Failure to Find Early Buyers for Bonds Will Jack Up Price of New El Paso Ballpark

Pacific Coast LeagueThe city of El Paso (TX) will reportedly have to spend an extra $17 million on bonds to finance its new downtown ballpark for the relocating Triple-A Tucson Padres (Pacific Coast League) after an initial attempt to sell the debt failed.  Read more here.

El Paso Ballpark Rendering 1


Filed under Design & Construction, Money & Financials, Stadium Issues

2 responses to “Failure to Find Early Buyers for Bonds Will Jack Up Price of New El Paso Ballpark

  1. One should never market a minor league team to promote what’s on the field. People who do that run into exactly what you just described. Affordable family fun, giveaways, fireworks, circus clowns, dancing pigs, whatever – the best, most consistently best-drawing minor league teams never even mention baseball when they promote their product. Market to the 10 scorecard-filling, retirement home-dwelling, old-school baseball fans in your town, you die. Period.

  2. Bflobaz

    Hard to believe there’s cost overruns on the schedule for the good taxpayers of El Paso. Oh, Goldman Sachs is involved? Uh, huh. Does Capone have the beer concession, too?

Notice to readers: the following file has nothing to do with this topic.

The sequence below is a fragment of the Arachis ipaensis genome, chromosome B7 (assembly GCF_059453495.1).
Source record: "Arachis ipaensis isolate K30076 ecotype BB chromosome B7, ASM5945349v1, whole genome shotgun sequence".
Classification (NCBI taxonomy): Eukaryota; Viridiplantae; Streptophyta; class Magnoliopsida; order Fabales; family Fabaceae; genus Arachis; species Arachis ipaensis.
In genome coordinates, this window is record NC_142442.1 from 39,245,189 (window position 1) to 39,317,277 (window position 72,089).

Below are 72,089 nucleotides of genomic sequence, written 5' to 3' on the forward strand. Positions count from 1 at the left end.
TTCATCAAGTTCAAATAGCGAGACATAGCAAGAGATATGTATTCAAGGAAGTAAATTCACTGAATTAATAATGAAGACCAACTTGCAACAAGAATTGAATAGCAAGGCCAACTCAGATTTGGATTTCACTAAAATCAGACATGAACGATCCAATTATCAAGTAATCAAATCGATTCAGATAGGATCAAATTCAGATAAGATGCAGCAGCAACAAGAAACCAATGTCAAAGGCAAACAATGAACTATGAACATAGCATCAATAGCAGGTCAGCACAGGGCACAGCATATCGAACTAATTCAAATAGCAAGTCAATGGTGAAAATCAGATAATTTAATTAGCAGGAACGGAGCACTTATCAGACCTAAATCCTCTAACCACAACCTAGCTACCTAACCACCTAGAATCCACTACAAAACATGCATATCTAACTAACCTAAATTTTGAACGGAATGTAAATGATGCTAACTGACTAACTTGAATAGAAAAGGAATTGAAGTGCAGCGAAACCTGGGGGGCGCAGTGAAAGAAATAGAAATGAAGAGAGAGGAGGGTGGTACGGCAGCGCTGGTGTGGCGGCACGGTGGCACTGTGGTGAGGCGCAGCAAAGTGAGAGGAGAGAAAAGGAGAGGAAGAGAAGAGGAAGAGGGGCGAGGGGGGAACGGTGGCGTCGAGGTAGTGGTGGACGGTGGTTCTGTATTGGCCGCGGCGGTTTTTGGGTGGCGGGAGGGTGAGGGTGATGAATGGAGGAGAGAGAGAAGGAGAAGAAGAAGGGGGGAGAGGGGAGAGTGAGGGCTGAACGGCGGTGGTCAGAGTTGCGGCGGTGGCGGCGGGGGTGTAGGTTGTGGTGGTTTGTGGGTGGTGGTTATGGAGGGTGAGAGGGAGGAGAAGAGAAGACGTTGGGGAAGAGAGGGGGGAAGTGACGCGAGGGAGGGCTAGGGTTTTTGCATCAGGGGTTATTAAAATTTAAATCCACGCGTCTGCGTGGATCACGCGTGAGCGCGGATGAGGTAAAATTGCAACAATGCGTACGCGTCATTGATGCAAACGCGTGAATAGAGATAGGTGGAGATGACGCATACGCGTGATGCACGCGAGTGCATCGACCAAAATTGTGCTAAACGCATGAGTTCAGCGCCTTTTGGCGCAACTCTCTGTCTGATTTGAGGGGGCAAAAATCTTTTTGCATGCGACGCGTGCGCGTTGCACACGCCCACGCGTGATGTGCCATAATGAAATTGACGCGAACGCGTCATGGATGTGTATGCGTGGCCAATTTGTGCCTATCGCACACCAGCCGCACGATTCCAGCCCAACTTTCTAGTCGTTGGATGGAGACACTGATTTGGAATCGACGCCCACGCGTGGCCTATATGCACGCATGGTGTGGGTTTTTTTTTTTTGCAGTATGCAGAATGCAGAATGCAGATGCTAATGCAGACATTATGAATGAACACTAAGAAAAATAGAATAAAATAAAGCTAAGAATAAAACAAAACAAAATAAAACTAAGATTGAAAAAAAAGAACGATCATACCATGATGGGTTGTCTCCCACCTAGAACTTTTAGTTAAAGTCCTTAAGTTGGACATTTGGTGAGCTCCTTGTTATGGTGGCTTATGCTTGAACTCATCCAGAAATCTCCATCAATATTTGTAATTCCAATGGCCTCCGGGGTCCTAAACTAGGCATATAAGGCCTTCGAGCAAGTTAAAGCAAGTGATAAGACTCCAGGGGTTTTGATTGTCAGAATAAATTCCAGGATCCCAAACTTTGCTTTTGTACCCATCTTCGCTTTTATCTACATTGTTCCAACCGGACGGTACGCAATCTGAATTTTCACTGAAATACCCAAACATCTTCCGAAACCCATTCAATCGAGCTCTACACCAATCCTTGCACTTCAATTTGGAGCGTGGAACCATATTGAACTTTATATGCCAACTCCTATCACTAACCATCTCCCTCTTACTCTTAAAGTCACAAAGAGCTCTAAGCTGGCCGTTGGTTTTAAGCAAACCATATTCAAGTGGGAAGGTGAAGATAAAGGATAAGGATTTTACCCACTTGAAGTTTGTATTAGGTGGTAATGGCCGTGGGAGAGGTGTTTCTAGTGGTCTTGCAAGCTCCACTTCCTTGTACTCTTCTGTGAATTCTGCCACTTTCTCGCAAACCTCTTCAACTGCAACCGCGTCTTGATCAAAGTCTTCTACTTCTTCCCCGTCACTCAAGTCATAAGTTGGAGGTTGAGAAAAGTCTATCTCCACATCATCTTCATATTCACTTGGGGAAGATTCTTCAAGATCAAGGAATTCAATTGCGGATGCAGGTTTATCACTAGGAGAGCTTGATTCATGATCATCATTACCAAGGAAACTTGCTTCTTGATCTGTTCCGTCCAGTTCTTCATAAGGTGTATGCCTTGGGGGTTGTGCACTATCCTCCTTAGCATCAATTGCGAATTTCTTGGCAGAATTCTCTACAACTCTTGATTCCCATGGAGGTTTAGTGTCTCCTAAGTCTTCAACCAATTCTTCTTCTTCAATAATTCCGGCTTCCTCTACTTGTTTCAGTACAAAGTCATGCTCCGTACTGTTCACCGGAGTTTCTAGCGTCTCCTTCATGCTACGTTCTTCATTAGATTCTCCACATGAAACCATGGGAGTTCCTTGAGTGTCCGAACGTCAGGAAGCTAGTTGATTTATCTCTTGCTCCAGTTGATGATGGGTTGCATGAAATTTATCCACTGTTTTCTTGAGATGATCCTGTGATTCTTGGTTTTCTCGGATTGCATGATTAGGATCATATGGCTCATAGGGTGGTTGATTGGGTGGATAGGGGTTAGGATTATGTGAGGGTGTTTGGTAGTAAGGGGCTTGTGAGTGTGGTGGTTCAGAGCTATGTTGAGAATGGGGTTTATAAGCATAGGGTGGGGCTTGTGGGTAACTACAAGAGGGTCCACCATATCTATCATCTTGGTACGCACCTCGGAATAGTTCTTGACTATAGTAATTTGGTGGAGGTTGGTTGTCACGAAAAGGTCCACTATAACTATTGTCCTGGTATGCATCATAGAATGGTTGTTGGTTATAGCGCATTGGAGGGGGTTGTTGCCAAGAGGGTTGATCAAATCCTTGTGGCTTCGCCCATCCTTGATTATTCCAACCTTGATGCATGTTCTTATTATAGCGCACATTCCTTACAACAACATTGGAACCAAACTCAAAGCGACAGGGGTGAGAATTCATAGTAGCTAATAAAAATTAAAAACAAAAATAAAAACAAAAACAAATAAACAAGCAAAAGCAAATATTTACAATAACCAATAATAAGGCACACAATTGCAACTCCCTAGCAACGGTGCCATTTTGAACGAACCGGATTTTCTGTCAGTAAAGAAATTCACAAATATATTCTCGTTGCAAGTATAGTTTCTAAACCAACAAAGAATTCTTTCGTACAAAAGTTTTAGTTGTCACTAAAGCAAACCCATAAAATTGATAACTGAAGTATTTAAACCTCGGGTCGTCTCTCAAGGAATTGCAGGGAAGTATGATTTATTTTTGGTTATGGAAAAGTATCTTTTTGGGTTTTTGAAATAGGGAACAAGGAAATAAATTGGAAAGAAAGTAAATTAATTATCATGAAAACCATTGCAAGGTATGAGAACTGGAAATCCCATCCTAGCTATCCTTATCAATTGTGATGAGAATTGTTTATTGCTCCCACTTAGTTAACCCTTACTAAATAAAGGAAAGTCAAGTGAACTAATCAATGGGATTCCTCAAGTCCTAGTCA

Just maybe, everything’s going along just fine, things happen and this is one of the results … more expensive to the taxpayers than first contemplated when it was sold to the public as needing to tear down the old city hall and make way for a AAA stadium. Maybe the old city hall needed to be torn down, I don’t know. Sure, El Paso has the potential for a large market to draw upon, with an even larger metropolis across the border in Juarez.

    A new ball park is a draw for a little while, just not forever. Fact is, in the minors — be it baseball, hockey, affiliated or not — they’d better win or folks aren’t going to go out there, year after year, to see a losing proposition on the field.

    Look, I don’t have a dog in the hunt, not living but more than 230 miles from El Paso, but a former resident of Buffalo NY and familiar with AAA affiliated ball. They built a brand new stadium downtown and the crowds flocked … until more recently when the bloom was off the rose, Cleveland stopped providing some of the same quality players which gave them great championship teams and then they became the major farm club for the NY Mets. I rested my case even before the 3 losing seasons before becoming a Blue Jays affiliate. A better team, though failing to make the play-offs, improved attendance, but nowhere near the early years of a brand new park.

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